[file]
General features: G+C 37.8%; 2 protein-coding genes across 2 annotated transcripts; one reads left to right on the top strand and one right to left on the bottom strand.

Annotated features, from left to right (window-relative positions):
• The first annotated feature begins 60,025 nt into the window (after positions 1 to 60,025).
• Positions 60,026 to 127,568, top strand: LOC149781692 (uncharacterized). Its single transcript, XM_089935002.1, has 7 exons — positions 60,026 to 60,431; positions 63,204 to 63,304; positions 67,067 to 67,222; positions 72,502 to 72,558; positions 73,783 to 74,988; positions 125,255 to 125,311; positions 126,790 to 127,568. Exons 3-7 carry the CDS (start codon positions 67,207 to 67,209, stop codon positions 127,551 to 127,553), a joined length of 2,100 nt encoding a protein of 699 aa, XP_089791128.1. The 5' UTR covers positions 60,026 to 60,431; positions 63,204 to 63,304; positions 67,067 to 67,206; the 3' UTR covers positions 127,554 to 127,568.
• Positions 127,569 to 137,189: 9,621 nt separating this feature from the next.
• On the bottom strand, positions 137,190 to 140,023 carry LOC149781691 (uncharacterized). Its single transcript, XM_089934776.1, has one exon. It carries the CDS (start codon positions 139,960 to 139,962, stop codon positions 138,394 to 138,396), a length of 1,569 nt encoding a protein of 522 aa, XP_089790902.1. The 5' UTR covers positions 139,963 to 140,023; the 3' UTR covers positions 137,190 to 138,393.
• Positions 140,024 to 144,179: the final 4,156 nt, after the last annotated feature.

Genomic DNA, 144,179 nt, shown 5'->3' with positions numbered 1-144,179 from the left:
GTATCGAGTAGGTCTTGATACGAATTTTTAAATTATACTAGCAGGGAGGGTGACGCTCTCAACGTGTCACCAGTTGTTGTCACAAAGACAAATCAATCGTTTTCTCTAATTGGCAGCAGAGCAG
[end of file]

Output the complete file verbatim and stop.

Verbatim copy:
General features: G+C 37.8%; 2 protein-coding genes across 2 annotated transcripts; one reads left to right on the top strand and one right to left on the bottom strand.

Annotated features, from left to right (window-relative positions):
• The first annotated feature begins 60,025 nt into the window (after positions 1 to 60,025).
• Positions 60,026 to 127,568, top strand: LOC149781692 (uncharacterized). Its single transcript, XM_089935002.1, has 7 exons — positions 60,026 to 60,431; positions 63,204 to 63,304; positions 67,067 to 67,222; positions 72,502 to 72,558; positions 73,783 to 74,988; positions 125,255 to 125,311; positions 126,790 to 127,568. Exons 3-7 carry the CDS (start codon positions 67,207 to 67,209, stop codon positions 127,551 to 127,553), a joined length of 2,100 nt encoding a protein of 699 aa, XP_089791128.1. The 5' UTR covers positions 60,026 to 60,431; positions 63,204 to 63,304; positions 67,067 to 67,206; the 3' UTR covers positions 127,554 to 127,568.
• Positions 127,569 to 137,189: 9,621 nt separating this feature from the next.
• On the bottom strand, positions 137,190 to 140,023 carry LOC149781691 (uncharacterized). Its single transcript, XM_089934776.1, has one exon. It carries the CDS (start codon positions 139,960 to 139,962, stop codon positions 138,394 to 138,396), a length of 1,569 nt encoding a protein of 522 aa, XP_089790902.1. The 5' UTR covers positions 139,963 to 140,023; the 3' UTR covers positions 137,190 to 138,393.
• Positions 140,024 to 144,179: the final 4,156 nt, after the last annotated feature.

Genomic DNA, 144,179 nt, shown 5'->3' with positions numbered 1-144,179 from the left:
GTATCGAGTAGGTCTTGATACGAATTTTTAAATTATACTAGCAGGGAGGGTGACGCTCTCAACGTGTCACCAGTTGTTGTCACAAAGACAAATCAATCGTTTTCTCTAATTGGCAGCAGAGCAG